7 Culprits of Sump Pump Failure
Did you know 98 percent of basements will experience some sort of water damage during their lifetimes, according to industry estimates? Be it flooding from rain, an appliance malfunction, faulty plumbing, or burst frozen pipe, a sump pump can be the difference between a dry basement and expensive home water damage.
Sump Pump to the Rescue
A sump pump is often installed in the lowest level of the house to keep a crawlspace or basement dry. A pit is dug out beneath the foundation flooring, going down at least two feet deep, to house the sump pump. As the pit fills–either from water seeping in through the foundation or from drains directed into the pit–the pump turns on to redirect the water out of your home. While there are variations on how sump pumps work and how sump pumps are installed, the main goal is for it to act as a safeguard to collect water entering the home and remove it to eliminate flooding and water damage.
When a Good Sump Pump Goes Bad
A sump pump is only good at removing incoming water if it’s in proper working order. Routine maintenance can help you avoid sump pump failure. However, if you’re stumped by why your sump pump isn’t working, here are a few culprits that could be causing the problem.
- No juice: If the power goes out during a storm, your sump pump won’t be able to drain the water. Have a backup generator on hand specifically for your sump pump in order to avoid water from pooling in your home.
- Wrong size: Too small a sump pump for your home’s size can mean too big a job for it to handle. On the flip side, running too large a sump pump can shorten its lifespan. Work with a professional to make sure you install the right size sump pump for your home’s needs.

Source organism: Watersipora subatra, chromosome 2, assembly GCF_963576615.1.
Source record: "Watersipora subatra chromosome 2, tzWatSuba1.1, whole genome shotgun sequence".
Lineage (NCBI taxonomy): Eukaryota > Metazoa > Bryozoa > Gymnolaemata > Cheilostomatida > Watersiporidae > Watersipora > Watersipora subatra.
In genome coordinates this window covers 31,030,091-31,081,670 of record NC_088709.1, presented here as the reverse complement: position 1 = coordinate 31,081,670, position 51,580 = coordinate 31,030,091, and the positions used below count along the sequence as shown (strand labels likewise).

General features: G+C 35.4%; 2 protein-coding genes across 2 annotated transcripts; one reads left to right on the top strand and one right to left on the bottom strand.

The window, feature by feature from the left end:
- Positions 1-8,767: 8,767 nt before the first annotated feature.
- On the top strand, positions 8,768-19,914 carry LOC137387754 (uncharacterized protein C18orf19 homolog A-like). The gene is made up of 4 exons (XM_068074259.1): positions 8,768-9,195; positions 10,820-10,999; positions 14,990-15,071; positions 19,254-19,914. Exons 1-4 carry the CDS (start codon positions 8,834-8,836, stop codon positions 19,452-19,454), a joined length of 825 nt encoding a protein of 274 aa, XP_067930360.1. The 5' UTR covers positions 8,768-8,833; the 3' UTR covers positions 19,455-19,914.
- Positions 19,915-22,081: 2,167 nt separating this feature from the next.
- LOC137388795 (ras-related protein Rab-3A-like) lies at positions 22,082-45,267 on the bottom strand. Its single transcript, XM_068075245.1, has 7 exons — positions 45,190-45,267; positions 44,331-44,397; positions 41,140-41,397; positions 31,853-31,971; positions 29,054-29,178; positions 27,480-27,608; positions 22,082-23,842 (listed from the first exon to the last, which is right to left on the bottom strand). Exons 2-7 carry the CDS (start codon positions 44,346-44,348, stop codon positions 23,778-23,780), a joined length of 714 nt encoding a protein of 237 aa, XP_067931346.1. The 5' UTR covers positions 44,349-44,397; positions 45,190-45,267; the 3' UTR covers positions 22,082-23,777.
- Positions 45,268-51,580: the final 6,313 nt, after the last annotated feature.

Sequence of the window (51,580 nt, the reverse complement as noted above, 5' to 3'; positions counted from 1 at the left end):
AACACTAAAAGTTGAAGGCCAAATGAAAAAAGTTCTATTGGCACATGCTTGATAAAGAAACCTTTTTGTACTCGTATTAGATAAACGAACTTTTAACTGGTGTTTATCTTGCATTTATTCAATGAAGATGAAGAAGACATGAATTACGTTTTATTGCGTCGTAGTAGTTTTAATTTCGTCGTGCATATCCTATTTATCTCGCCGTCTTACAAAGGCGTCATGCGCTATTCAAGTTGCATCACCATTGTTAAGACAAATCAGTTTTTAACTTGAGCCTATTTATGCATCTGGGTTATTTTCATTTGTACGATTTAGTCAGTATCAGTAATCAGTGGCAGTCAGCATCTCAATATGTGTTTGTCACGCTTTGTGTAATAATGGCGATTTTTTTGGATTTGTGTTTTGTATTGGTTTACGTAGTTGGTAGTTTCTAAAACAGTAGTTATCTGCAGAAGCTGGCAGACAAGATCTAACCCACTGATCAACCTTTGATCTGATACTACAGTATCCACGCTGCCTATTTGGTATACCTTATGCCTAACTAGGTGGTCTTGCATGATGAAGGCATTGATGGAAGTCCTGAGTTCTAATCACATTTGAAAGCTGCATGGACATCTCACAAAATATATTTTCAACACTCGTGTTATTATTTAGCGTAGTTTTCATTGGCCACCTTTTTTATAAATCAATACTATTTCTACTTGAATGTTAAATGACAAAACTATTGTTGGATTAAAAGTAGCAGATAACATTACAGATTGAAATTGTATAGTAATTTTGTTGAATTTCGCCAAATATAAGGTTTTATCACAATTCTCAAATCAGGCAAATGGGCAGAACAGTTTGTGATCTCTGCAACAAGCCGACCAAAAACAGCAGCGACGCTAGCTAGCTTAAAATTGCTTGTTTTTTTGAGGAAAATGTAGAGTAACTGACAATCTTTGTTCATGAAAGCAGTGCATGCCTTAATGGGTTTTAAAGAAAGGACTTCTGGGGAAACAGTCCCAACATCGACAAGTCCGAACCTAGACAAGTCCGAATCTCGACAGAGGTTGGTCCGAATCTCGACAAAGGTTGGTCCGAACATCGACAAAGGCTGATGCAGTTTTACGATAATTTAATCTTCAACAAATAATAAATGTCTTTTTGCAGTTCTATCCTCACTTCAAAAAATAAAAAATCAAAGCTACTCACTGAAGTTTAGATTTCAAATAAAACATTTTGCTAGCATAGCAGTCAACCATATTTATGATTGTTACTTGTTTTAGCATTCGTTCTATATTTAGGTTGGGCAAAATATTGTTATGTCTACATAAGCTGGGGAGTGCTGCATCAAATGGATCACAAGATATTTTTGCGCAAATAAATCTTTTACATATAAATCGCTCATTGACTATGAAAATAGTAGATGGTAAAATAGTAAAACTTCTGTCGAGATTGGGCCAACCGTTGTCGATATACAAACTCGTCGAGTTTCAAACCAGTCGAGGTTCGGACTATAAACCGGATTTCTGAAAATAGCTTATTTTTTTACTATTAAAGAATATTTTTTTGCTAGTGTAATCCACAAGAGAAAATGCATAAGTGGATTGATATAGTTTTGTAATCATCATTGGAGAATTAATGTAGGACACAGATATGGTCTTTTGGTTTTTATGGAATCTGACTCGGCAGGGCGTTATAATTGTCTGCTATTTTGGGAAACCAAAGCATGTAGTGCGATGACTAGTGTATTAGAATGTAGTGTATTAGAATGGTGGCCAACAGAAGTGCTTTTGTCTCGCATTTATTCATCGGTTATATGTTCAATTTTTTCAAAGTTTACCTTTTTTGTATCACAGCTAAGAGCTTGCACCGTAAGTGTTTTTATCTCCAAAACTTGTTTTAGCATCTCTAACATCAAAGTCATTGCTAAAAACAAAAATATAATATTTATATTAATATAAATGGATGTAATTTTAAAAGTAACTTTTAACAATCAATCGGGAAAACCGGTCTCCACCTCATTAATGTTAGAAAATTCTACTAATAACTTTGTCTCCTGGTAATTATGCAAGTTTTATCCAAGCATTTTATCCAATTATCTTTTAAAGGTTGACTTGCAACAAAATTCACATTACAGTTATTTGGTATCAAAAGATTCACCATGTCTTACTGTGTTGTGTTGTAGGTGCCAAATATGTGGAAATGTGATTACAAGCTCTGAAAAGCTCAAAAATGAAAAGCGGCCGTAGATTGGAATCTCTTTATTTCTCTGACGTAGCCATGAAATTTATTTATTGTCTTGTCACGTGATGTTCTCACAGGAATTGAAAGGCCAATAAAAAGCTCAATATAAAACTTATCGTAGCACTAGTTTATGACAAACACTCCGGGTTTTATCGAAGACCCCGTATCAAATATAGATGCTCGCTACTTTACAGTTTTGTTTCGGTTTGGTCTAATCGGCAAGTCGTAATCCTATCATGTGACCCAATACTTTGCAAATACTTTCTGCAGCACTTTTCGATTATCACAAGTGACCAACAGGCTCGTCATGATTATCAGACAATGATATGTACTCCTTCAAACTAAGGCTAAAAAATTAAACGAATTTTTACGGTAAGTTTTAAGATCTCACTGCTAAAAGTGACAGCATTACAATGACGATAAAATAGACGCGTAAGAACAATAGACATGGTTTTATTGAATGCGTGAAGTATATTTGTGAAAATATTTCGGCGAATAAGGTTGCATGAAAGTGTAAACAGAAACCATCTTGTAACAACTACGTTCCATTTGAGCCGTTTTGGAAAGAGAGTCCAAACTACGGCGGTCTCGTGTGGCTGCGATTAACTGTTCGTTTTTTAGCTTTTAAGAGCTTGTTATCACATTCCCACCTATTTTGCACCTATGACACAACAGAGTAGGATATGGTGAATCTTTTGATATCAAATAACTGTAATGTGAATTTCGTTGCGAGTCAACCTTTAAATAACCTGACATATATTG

- Old age: Just like any appliance, the years can reduce the efficiency and working order of your sump pump. The average lifespan of a sump pump is roughly 10 years. If yours is creeping up in age, consider replacing it with a more current model.
- Clogged pipe: Debris can enter your discharge pipe and create a backup. With nowhere for water to flow, your sump pump will come to a stop. Consider installing a protective cover or mesh grate to keep the pipe free and clear.
- No maintenance: Your home and the appliances that make it run require regular maintenance. Clean your sump pump three to four times a year to avoid blockages in your discharge line, vents, and floats.
- Switch issues: When the sump pump shifts in the basin, the float that administers the switch can cause it to become jammed. When cleaning the sump pump, check the its position and adjust it as necessary to avoid a future stuck switch.
- Product or installation problem: In addition to product defects, which are out of your control, improper installation can also cause sump pump failure. Always follow manufacturer instructions when installing a sump pump or bring in a skilled professional if sump pumps are new to you.
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